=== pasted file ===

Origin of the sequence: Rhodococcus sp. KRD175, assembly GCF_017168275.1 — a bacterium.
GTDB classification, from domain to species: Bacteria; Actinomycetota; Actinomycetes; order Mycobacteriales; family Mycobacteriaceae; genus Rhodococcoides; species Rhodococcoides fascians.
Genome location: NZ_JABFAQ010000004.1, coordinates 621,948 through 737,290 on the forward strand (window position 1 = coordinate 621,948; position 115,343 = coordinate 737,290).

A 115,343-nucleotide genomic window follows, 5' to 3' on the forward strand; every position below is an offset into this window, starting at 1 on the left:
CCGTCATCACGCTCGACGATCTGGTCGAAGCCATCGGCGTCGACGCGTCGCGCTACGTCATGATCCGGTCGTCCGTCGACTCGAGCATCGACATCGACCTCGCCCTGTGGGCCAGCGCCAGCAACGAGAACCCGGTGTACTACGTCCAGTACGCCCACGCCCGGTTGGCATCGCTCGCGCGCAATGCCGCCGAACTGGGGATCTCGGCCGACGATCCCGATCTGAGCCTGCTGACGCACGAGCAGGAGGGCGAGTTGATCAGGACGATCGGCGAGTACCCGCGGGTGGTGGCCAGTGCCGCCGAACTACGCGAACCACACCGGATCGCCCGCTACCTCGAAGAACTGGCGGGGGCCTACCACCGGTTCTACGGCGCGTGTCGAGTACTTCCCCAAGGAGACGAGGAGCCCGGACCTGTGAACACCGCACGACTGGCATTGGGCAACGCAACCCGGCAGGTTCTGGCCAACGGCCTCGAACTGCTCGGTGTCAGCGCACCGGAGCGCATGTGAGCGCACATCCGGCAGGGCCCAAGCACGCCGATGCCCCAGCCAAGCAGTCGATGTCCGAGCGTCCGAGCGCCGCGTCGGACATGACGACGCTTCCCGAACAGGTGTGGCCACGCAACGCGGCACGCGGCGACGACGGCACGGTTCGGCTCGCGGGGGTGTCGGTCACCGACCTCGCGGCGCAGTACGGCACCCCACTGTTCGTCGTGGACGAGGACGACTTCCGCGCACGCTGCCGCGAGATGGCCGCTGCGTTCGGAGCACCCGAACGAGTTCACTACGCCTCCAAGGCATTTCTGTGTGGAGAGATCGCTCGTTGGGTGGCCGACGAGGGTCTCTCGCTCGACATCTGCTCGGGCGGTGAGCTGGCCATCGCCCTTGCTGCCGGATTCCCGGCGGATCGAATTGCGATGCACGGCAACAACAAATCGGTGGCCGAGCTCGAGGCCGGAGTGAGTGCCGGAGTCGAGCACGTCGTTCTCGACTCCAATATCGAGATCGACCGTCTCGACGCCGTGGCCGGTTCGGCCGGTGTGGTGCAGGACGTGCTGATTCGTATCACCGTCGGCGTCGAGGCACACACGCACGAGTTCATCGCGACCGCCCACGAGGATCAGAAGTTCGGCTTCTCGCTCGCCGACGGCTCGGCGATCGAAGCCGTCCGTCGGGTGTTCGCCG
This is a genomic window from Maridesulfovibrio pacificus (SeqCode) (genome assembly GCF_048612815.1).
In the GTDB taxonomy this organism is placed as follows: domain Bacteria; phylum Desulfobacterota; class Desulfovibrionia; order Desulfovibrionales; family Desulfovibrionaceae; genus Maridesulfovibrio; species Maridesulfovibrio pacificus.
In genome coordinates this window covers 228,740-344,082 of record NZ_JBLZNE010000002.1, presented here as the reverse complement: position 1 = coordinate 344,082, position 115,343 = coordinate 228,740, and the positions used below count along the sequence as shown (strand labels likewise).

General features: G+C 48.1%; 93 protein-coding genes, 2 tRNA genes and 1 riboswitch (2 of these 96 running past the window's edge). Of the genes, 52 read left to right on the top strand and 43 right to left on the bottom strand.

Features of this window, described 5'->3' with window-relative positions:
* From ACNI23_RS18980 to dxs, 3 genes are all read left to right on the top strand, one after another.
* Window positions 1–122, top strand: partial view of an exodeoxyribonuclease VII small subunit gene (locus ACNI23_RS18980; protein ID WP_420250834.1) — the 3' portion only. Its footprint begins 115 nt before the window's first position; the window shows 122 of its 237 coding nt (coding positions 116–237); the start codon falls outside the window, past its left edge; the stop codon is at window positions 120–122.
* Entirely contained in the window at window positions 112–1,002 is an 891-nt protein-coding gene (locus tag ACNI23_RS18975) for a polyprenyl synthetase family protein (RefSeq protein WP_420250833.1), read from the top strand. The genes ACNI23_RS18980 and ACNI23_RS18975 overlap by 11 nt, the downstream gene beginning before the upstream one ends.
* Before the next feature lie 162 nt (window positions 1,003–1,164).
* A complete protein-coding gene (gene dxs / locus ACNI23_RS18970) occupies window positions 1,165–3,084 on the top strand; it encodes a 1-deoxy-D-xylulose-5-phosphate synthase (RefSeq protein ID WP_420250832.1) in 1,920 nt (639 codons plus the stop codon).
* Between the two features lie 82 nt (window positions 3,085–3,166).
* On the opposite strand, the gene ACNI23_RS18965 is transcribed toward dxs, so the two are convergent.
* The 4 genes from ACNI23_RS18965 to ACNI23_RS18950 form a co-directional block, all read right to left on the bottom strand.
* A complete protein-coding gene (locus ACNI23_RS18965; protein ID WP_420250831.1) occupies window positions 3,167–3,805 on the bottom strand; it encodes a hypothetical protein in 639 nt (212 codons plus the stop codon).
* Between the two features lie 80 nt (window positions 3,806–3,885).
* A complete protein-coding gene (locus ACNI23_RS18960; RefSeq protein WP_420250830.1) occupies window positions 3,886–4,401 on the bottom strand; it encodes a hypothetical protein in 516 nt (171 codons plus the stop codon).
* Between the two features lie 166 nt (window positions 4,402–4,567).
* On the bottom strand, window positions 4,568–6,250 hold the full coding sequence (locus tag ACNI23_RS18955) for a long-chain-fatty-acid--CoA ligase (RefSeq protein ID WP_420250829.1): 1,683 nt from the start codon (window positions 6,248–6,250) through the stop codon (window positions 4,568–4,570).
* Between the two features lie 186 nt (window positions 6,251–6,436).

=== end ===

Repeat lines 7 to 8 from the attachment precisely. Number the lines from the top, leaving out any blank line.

In the GTDB taxonomy this organism is placed as follows: domain Bacteria; phylum Desulfobacterota; class Desulfovibrionia; order Desulfovibrionales; family Desulfovibrionaceae; genus Maridesulfovibrio; species Maridesulfovibrio pacificus.
In genome coordinates this window covers 228,740-344,082 of record NZ_JBLZNE010000002.1, presented here as the reverse complement: position 1 = coordinate 344,082, position 115,343 = coordinate 228,740, and the positions used below count along the sequence as shown (strand labels likewise).